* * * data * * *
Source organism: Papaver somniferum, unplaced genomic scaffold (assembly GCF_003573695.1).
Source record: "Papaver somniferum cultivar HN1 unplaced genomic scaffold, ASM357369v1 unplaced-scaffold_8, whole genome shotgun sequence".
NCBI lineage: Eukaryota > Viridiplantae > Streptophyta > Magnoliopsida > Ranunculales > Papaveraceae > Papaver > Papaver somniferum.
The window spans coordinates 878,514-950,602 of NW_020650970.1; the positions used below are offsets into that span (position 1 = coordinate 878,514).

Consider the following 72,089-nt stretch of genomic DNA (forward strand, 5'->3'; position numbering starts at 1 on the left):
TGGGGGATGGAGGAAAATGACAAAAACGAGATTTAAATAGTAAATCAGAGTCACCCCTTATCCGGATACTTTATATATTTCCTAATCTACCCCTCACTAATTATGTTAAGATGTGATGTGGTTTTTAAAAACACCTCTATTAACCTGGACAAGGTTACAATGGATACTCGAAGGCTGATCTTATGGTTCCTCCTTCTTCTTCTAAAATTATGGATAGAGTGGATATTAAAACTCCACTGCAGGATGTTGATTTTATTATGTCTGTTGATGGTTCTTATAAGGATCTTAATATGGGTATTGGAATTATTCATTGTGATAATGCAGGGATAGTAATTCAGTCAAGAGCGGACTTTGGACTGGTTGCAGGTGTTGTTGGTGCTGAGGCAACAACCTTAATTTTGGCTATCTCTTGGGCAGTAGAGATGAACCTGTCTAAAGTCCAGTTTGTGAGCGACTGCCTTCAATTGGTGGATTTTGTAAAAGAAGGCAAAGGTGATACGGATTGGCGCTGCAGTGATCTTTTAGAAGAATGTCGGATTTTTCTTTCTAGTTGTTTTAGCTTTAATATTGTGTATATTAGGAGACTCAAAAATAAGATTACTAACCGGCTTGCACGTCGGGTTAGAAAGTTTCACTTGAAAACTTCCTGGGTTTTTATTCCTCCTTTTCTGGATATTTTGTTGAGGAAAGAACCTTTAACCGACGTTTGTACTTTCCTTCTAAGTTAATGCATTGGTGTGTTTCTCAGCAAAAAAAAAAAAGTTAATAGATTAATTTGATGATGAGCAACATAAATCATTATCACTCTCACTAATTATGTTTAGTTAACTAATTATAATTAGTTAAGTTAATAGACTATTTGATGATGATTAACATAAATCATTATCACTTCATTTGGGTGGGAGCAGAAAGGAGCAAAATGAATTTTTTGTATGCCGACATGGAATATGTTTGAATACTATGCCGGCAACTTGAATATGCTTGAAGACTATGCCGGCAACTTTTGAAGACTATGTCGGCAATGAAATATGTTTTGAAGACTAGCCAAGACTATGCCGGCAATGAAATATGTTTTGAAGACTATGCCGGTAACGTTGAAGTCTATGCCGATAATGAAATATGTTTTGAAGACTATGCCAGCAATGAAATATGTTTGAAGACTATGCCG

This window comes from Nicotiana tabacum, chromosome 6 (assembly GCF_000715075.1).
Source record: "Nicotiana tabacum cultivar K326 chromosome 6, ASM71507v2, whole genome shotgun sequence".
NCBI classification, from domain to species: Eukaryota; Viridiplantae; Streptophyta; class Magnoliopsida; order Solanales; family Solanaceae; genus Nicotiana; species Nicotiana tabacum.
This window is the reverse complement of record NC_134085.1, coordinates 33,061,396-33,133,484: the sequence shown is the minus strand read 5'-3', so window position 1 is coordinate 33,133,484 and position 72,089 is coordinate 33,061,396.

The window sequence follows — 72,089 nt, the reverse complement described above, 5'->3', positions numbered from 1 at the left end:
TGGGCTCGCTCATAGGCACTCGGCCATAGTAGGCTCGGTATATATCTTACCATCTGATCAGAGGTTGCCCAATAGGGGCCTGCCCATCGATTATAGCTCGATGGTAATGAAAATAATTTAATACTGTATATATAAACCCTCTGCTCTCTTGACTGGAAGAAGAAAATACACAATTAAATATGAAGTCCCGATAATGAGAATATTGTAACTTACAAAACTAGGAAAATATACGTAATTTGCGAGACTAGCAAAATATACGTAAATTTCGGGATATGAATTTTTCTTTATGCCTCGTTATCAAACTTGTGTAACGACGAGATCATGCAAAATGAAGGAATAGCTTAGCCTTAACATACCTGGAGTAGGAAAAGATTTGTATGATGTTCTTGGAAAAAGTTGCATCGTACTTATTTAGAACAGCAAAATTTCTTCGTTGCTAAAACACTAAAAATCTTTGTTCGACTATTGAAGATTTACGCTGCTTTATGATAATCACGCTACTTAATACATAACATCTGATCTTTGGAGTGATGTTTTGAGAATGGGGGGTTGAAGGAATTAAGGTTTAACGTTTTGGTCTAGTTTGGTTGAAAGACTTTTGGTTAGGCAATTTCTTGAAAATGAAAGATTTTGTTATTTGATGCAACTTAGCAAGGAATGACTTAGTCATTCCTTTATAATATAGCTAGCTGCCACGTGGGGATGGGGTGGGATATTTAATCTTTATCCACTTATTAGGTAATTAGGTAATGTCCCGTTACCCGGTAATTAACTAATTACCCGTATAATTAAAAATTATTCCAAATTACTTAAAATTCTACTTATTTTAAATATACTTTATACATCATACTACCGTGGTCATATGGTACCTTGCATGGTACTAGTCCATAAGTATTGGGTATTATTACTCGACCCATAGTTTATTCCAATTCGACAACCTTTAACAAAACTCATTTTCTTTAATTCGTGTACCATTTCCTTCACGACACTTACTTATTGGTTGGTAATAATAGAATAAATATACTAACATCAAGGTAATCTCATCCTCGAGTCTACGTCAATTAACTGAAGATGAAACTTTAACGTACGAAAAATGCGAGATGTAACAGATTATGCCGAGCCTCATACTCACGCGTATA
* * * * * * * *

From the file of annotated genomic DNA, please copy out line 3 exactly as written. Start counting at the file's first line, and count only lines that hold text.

NCBI lineage: Eukaryota > Viridiplantae > Streptophyta > Magnoliopsida > Ranunculales > Papaveraceae > Papaver > Papaver somniferum.